Second, I'm getting a nice visual of the setting, especially now that it's in the first paragraph. However, when you mention the fashion magazines in the kitchen, it intrigued me. What is she wearing? What's considered fashion in this world? You mention boots and that it's extremely cold, but give me more. Is she wearing a heavy fur coat? An elaborately detailed shawl that was warm enough for Oxford but is now useless in this new climate? Details like that would help flesh her out more, as would some character description. Right now I'm just picturing Sansa Stark from Game of Thrones, so there's a lot of opportunity here to build up her character and make her unique.

    I also like that you used scent to announce Ali's arrival. But what does her perfume smell like? Your descriptions should treat all the senses.

  4. Hey Helen,
    I think you did a pretty good job here ! I wouldn't know that you were unwell (I hope you feel better by the way) by this revision. I have a better understanding of the fathers death and the relationship between Lilith and her mother. There is just one paragraph that is slightly oddly structured to me, and that's the second to last one. I think you should clarify a bit that she is going to bed, and then checking on the crow throughout the night. It kind of seems like you jumped from her getting the torch and then keeping watch over the crow. That's just my opinion. I know there is a word restriction for these submissions, but maybe you could try describing the photo of all three of them mentioned. Were they happy, obvious to what would happen later on, etc. But overall good job :)

  5. I love this revision. I'm thinking more and more: why is this YA? It definitely features a young protagonist, but it also has a certain weight to it that I think might fit as adult fiction.

    Nice revised opening. Perhaps add a period after “outdoors.” Just a thought.

    The first few paragraphs are well done and drop a lot of mysterious hints, which leave me intrigued.

    For some reason I’m wanting to hear Mother and Father, instead of Ali and Dad. It seems as if it would fit this story more so than the casual "Dad."

    As soon as I wrote that I realized you used Father in the next paragraph: "It had been twenty-one days since we buried my father back in Oxford..."

    I really like this a lot, and am curious to see what others have to say. Nice job.

  6. Hi Helen, I too hope you are feeing better. Thanks for working on this even while you were under the weather. I love the commitment of writers!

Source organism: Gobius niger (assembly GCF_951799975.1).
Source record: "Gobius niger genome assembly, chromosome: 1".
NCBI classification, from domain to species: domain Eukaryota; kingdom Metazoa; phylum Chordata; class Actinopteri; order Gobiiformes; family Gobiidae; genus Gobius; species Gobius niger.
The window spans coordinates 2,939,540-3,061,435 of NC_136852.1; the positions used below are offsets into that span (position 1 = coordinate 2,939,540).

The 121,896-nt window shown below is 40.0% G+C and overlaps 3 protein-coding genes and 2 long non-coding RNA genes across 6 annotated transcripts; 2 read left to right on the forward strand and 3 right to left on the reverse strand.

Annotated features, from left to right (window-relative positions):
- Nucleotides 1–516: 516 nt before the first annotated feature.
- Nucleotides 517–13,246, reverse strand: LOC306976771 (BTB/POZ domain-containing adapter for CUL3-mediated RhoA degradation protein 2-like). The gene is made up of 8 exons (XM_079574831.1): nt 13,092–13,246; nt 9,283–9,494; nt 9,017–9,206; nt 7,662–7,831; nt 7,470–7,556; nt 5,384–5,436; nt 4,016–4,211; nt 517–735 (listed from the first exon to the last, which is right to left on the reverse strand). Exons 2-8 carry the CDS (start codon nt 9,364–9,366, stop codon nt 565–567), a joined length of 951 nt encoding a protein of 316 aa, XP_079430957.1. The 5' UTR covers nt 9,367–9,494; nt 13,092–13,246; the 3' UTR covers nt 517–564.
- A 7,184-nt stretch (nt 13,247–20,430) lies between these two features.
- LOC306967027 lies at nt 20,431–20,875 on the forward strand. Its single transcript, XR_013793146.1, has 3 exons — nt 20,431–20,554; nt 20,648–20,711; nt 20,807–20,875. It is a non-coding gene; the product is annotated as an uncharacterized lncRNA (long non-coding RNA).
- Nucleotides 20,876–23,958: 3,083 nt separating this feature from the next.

While you have clarified some of the confusing parts in terms of the language, I'm wondering if in your effort to do as you say above, to respond to everyone's comments, you've gone a bit too far and lost some of the feel of the original. That had a really nice haunting voice that I'm lacking in this one. I may be in the minority, but I am not the biggest fan of you starting with the weather. For one, it is something that many agents dislike. I am one to break the rules, for sure, but if you are going to do so, it needs to be 100% necessary and I'm not sure it is here. I preferred your other opening.

    It intrigued me more. It was more unique. If you don’t want to start there, I'd consider starting with this line: "It had been twenty-one days since we buried my father back in Oxford, three days since we came to Ilkley, and less than twenty-four hours since the crows had started arriving."

  7. When you begin a novel you want a line that will be unlike anything a reader has seen before and to me, the first line or your original and of this line here do that much more than what you have now. It needs to stand out amid hundreds of queries. In this revision, I actually think you could cut all that comes before that line and not have lost much—it would still make sense. That’s telling that perhaps what comes before isn’t strong enough or serving a purpose. The pop you had at the end with the crows is diluted here and the interaction with the mother feel a bit forced. I know you worked hard on this, so my apologies for not being sold on it! I think there is some good stuff in here and nice clarifications but I’d love to see those built on something closer to what you had before.

    But I will leave you with one thought: any reader, including myself, is one person. Subjective. In taking feedback, often the hardest thing to do is to figure out WHAT feedback to take. You will never please everyone. So as you work on this for next week, take in what resonates for you but don’t feel compelled to follow every suggestion or please every reader. I think in trying to do so, yo might have lost your wonderfully distinct voice a bit.

    Good luck next week and feel better!

  8. Hi Lori, I tend to side with you on this one - this revision doesn't sound like me. It is a maddeningly subjective process and having such polar views on the opening lines makes it even more frustrating. I have a writer friend who is going through a seven month third draft process working with an expert tutor and an editor and whatever one tells him to change the other tells him to leave in. His advice was to take it all on board and then go with my gut - so I guess that's just what I will have to do.

  9. I, like everyone else, hope you are feeling better! I'm incredibly pathetic when I'm ill so kudos to you for cranking this out. I enjoyed the feel of this book. I like how it's more clear why she's putting the flowers on the grave for her father. It felt blatantly obvious and not confusing. I really understood her character in that moment. I like that her mom is Ali but I might suggest distinguishing the parents by calling the mom Mother and the father something more endearing like Dad or something like that. I just kept getting confused with Ali and everything. I think you could still convey the distance between the two with a more formal name.

  10. I, like everyone else, hope you are feeling better! I'm incredibly pathetic when I'm ill so kudos to you for cranking this out. I enjoyed the feel of this book. I like how it's more clear why she's putting the flowers on the grave for her father. It felt blatantly obvious and not confusing. I really understood her character in that moment. I like that her mom is Ali but I might suggest distinguishing the parents by calling the mom Mother and the father something more endearing like Dad or something like that. I just kept getting confused with Ali and everything. I think you could still convey the distance between the two with a more formal name.